Eight months after Sheree Petree accepted a management job with the Telephone Company in Pasadena, California, she was transferred to Santa Cruz, California, as an Assistant Traffic Operating Manager (ATOM) in the Phone Company’s Central Office. There, she managed thirty operators and two non-management supervisors.
Hiring college grads directly into management was a new concept for the company, and old-time operators weren’t sure they liked the idea. Reporting to a 23-year-old rookie who barely knew which end of the cord to plug into the board irritated them. They tested and tricked Sheree until she finally gained their grudging respect.
It was in the Central Office, overseeing a room full of operators, that Sheree asked herself, "What if?" What if a customer suspected the operator of overhearing something private, even incriminating? How would he find that operator? How would he silence her?
The plot for NUMBER, PLEASE was born. Still, the story idea would linger in Sheree's mind for many years before it served as a springboard for her first published novel. Meanwhile, Sheree resigned from the company in 1971 to form her own public relations company, Personalized INFO–MEDIA. With clients in 43 states, INFO-MEDIA specializes in developing and promoting public involvement programs that benefit local communities. She is especially proud of Mission Cataract, U.S.A., a project she developed that offers free cataract surgery to people across the United States who have no means to pay for the surgery.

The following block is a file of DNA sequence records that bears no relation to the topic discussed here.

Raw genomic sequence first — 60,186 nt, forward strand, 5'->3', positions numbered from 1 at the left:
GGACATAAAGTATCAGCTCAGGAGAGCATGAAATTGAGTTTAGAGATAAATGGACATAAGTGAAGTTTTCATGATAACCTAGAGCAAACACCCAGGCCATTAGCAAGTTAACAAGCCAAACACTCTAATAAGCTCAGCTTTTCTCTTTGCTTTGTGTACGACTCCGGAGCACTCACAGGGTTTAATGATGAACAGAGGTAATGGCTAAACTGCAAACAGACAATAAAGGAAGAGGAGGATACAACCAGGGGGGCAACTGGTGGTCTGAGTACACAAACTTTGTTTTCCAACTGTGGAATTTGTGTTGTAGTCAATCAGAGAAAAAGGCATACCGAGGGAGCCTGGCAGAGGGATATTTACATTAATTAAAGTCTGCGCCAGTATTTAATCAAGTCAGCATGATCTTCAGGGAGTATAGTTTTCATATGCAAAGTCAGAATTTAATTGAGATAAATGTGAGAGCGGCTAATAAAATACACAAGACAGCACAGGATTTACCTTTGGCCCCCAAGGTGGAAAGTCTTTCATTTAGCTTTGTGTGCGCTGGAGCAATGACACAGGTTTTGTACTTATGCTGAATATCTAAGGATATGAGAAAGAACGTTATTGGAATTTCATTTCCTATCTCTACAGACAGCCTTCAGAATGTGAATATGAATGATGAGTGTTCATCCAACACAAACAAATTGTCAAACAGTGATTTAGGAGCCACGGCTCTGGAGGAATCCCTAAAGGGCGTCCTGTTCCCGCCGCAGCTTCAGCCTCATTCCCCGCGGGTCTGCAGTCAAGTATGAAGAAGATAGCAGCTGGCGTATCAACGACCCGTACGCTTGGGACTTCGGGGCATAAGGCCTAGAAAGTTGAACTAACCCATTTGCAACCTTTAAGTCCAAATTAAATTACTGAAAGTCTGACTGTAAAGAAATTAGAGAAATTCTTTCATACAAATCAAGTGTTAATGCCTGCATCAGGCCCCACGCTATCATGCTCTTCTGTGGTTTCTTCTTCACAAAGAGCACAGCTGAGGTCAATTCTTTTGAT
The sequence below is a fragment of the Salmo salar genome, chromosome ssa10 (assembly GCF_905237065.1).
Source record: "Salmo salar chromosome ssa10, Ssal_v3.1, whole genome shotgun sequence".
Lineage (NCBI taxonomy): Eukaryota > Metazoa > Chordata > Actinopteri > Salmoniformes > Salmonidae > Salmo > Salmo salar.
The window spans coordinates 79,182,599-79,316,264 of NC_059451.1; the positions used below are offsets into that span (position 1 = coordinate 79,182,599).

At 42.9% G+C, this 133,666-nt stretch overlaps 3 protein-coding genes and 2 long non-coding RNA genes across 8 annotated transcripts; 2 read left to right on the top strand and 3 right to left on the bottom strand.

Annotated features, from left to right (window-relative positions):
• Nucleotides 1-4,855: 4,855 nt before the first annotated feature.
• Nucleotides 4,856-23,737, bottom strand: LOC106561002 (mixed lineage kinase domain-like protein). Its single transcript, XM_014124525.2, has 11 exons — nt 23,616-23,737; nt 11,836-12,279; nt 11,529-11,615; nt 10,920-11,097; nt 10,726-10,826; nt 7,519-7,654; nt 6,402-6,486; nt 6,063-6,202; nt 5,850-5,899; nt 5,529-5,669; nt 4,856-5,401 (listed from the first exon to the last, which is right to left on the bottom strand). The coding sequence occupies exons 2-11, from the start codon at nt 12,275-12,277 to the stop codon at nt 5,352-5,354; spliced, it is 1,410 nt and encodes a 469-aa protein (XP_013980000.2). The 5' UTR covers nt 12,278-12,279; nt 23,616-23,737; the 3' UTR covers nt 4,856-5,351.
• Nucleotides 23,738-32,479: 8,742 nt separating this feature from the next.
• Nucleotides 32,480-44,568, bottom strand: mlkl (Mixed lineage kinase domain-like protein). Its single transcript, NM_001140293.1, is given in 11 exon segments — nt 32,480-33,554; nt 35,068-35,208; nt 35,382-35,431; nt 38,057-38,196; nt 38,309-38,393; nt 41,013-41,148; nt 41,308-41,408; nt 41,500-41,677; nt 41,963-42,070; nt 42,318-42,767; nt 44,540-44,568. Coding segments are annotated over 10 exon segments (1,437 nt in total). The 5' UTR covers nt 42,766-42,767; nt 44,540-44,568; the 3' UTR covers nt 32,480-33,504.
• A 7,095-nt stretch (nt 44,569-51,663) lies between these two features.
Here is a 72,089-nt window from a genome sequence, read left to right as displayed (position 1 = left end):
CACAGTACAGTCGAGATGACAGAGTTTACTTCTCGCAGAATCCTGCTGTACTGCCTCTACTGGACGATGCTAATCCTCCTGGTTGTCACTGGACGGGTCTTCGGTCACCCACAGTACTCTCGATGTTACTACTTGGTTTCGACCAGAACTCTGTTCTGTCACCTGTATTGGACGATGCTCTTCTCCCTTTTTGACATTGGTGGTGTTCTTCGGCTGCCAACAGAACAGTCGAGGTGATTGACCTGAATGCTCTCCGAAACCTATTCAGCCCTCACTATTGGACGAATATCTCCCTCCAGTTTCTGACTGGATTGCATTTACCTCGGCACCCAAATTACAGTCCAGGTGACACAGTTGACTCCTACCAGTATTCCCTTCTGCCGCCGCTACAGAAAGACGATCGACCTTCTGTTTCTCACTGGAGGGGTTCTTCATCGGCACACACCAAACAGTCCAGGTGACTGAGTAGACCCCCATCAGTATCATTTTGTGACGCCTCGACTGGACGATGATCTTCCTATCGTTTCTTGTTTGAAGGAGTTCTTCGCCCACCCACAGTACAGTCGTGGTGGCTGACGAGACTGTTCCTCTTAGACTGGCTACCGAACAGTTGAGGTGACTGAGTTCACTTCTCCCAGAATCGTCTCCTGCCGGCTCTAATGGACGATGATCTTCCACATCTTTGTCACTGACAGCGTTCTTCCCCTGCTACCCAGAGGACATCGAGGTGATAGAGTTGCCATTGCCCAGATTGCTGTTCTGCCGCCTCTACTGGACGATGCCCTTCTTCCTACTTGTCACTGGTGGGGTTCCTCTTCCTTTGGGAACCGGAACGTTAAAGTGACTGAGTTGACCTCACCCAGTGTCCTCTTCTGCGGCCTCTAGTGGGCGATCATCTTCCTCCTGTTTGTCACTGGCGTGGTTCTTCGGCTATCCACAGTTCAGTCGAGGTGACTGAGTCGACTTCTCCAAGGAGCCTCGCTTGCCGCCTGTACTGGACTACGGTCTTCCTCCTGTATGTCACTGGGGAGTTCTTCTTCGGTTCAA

For her career excellence, Sheree was recognized as one of the San Joaquin Valley's top ten Business and Professional Women of 1993. Among her many other honors was the 1994 Silver Touch Tone Award for the best public relations marketing project for hospitals.
All this while, Sheree's memories of her early days with Ma Bell were percolating in her head. Adding to the brew were remembrances shared by her late husband, Ron, who was a Telephone Company District Manager. His lifetime membership with the Telephone Pioneers of America, the world’s largest industry-related, community service organization, enabled Sheree to maintain close contact with the Bell System and the women who wore the headsets.
Number, Please, the first in a series of Telephone Company mysteries, won the Dark Oak Mystery Award, 2001, sponsored by Oak Tree Press and is dedicated to the Telephone Pioneers of America.
When not at her computer, working on her next Telephone Company mystery, Sheree enjoys reading, walking and working out at her favorite gym. She keeps a constant ear tuned for Telephone Company stories from those early years and is ever watchful for memorabilia from the industry. She would especially enjoy adding to her collection an honest-to-goodness phone booth from the 1960s.
To schedule an interview or signing with this entertaining author/businesswoman, contact Sheree at firstname.lastname@example.org.